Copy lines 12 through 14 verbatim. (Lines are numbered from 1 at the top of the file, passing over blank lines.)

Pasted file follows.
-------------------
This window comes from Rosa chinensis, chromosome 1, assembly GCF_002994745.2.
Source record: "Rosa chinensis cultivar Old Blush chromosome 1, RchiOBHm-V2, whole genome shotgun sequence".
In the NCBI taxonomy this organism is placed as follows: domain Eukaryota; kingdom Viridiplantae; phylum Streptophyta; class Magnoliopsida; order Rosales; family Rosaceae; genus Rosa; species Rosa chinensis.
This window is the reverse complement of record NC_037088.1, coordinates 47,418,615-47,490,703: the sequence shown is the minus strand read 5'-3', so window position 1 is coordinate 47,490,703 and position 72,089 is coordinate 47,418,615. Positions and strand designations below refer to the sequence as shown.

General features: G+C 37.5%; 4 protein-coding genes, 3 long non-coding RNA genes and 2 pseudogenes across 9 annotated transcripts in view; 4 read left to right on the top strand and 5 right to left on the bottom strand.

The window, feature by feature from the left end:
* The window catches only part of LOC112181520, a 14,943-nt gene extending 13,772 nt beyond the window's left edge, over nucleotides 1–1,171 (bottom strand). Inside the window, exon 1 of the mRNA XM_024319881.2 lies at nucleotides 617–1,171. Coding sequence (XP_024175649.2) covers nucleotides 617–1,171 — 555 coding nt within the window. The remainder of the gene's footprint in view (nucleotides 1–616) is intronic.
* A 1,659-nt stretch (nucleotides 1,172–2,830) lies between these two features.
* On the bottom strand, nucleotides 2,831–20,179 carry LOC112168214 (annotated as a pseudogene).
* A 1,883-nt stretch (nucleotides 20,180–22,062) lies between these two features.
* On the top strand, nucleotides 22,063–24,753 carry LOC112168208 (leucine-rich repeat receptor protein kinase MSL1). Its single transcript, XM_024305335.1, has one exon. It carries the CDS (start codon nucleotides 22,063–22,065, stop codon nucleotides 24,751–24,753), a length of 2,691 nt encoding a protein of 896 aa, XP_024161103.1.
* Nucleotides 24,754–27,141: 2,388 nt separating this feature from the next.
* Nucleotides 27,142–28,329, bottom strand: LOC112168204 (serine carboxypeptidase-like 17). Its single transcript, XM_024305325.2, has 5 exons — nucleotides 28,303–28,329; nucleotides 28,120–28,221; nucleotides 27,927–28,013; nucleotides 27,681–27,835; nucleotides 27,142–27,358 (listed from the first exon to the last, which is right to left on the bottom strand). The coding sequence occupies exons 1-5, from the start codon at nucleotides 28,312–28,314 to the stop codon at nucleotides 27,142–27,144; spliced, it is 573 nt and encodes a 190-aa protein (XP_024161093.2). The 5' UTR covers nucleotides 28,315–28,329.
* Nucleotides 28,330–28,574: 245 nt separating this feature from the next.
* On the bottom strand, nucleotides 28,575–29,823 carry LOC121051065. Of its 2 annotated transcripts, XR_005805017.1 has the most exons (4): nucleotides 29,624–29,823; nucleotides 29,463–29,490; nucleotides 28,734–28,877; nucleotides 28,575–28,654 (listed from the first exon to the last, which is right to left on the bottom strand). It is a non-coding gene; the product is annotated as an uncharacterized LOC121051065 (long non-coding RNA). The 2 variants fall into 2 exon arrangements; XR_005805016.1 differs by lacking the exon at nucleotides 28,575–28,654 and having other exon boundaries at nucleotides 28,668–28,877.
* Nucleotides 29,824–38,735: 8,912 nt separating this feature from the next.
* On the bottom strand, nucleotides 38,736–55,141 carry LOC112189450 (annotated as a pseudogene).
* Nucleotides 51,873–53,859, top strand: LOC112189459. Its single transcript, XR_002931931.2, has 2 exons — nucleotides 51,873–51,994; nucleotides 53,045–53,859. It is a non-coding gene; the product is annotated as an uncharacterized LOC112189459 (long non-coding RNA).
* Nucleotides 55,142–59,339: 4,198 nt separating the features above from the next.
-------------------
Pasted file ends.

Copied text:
* Nucleotides 24,754–27,141: 2,388 nt separating this feature from the next.
* Nucleotides 27,142–28,329, bottom strand: LOC112168204 (serine carboxypeptidase-like 17). Its single transcript, XM_024305325.2, has 5 exons — nucleotides 28,303–28,329; nucleotides 28,120–28,221; nucleotides 27,927–28,013; nucleotides 27,681–27,835; nucleotides 27,142–27,358 (listed from the first exon to the last, which is right to left on the bottom strand). The coding sequence occupies exons 1-5, from the start codon at nucleotides 28,312–28,314 to the stop codon at nucleotides 27,142–27,144; spliced, it is 573 nt and encodes a 190-aa protein (XP_024161093.2). The 5' UTR covers nucleotides 28,315–28,329.
* Nucleotides 28,330–28,574: 245 nt separating this feature from the next.